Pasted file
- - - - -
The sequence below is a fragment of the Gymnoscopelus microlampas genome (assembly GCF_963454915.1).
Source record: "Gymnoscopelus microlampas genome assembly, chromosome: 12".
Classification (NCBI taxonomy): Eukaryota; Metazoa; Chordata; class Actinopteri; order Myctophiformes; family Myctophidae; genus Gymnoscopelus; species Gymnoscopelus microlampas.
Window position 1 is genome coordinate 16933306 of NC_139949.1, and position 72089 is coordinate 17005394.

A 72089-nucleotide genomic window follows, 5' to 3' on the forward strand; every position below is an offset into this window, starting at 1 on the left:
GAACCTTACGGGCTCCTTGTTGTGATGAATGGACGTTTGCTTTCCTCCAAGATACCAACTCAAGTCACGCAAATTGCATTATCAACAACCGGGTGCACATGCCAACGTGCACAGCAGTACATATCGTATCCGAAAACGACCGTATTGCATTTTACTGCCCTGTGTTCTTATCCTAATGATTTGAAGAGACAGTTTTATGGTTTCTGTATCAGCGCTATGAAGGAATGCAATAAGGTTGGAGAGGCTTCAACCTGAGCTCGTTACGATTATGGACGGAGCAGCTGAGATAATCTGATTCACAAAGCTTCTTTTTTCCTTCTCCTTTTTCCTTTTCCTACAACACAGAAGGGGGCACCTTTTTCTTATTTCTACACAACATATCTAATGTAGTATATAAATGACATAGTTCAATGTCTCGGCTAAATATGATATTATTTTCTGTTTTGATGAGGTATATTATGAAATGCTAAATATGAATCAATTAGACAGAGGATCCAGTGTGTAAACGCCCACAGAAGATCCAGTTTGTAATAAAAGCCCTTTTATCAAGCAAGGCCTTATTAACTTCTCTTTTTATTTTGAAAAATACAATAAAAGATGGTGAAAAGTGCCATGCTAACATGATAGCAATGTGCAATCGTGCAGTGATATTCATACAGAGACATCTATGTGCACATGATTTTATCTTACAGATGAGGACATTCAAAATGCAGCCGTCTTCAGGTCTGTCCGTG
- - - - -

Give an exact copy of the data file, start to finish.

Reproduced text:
The sequence below is a fragment of the Gymnoscopelus microlampas genome (assembly GCF_963454915.1).
Source record: "Gymnoscopelus microlampas genome assembly, chromosome: 12".
Classification (NCBI taxonomy): Eukaryota; Metazoa; Chordata; class Actinopteri; order Myctophiformes; family Myctophidae; genus Gymnoscopelus; species Gymnoscopelus microlampas.
Window position 1 is genome coordinate 16933306 of NC_139949.1, and position 72089 is coordinate 17005394.

A 72089-nucleotide genomic window follows, 5' to 3' on the forward strand; every position below is an offset into this window, starting at 1 on the left:
GAACCTTACGGGCTCCTTGTTGTGATGAATGGACGTTTGCTTTCCTCCAAGATACCAACTCAAGTCACGCAAATTGCATTATCAACAACCGGGTGCACATGCCAACGTGCACAGCAGTACATATCGTATCCGAAAACGACCGTATTGCATTTTACTGCCCTGTGTTCTTATCCTAATGATTTGAAGAGACAGTTTTATGGTTTCTGTATCAGCGCTATGAAGGAATGCAATAAGGTTGGAGAGGCTTCAACCTGAGCTCGTTACGATTATGGACGGAGCAGCTGAGATAATCTGATTCACAAAGCTTCTTTTTTCCTTCTCCTTTTTCCTTTTCCTACAACACAGAAGGGGGCACCTTTTTCTTATTTCTACACAACATATCTAATGTAGTATATAAATGACATAGTTCAATGTCTCGGCTAAATATGATATTATTTTCTGTTTTGATGAGGTATATTATGAAATGCTAAATATGAATCAATTAGACAGAGGATCCAGTGTGTAAACGCCCACAGAAGATCCAGTTTGTAATAAAAGCCCTTTTATCAAGCAAGGCCTTATTAACTTCTCTTTTTATTTTGAAAAATACAATAAAAGATGGTGAAAAGTGCCATGCTAACATGATAGCAATGTGCAATCGTGCAGTGATATTCATACAGAGACATCTATGTGCACATGATTTTATCTTACAGATGAGGACATTCAAAATGCAGCCGTCTTCAGGTCTGTCCGTG